Role of Psychosocial Factors on Communicative Participation among Survivors of Head and Neck Cancer

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Abstract

Objective

The purpose of this study was to examine the unique contribution of psychosocial factors, including perceived social support, depression, and resilience to communicative participation, among adult survivors of head and neck cancer (HNC).

Study Design

Cross-sectional.

Setting

University-based laboratory and speech clinic.

Subjects and Methods

Adult survivors of HNC who were at least 2 years posttreatment for HNC completed patient-reported outcome measures, including those related to communicative participation and psychosocial function. Multiple linear regression analysis was conducted to predict communicative participation. Self-rated speech severity, cognitive function, laryngectomy status, and time since diagnosis were entered first as a block of variables (block 1), and psychosocial factors were entered second (block 2).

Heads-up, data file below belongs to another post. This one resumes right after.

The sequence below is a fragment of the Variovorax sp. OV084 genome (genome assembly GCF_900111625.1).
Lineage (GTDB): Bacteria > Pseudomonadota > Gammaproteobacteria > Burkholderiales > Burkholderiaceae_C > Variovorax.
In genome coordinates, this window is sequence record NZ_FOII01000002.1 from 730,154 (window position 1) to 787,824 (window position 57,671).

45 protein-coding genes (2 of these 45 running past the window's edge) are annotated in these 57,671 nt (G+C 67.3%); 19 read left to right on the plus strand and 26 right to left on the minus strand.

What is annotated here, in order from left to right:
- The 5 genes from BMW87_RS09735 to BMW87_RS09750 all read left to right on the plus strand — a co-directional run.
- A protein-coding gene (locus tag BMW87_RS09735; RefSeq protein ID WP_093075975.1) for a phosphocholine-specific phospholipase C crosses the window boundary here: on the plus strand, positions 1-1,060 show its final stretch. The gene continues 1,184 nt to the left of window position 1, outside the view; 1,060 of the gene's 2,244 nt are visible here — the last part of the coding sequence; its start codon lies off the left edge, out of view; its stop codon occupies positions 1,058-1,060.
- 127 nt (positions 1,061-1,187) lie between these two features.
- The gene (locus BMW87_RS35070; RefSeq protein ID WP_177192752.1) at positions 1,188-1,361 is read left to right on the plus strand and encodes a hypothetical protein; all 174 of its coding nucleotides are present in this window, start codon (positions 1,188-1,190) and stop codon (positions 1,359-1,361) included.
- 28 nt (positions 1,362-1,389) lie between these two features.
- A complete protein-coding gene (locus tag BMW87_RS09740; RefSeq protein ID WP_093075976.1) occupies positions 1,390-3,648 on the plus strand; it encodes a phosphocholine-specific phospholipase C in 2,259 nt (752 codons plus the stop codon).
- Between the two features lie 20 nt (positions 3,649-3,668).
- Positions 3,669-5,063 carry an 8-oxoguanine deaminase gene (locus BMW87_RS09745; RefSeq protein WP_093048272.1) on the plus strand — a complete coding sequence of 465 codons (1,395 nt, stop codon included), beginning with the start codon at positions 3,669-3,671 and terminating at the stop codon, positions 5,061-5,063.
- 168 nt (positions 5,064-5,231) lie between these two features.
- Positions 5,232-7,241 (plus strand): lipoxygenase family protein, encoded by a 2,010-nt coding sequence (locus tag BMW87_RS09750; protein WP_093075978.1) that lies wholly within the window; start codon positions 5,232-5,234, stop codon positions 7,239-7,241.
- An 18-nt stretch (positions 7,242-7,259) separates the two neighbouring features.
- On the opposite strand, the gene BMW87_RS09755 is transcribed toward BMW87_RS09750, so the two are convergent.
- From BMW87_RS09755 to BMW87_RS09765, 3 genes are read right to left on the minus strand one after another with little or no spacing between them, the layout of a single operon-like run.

Results

Eighty-eight adults who were on average 12.2 years post–HNC diagnosis participated. The final regression model predicted 58.2% of the variance in communicative participation (full model R2 = 0.58, P < .001). Self-rated speech severity, cognitive function, laryngectomy status, and time since diagnosis together significantly predicted 46.1% of the variance in block 1. Perceived social support, depression, resilience, and interactions significantly and uniquely predicted 12.1% of the additional variance in block 2.

Conclusion

For clinicians, psychosocial factors such as perceived depression warrant consideration when counseling patients with HNC about communication outcomes and when designing future studies related to rehabilitation.

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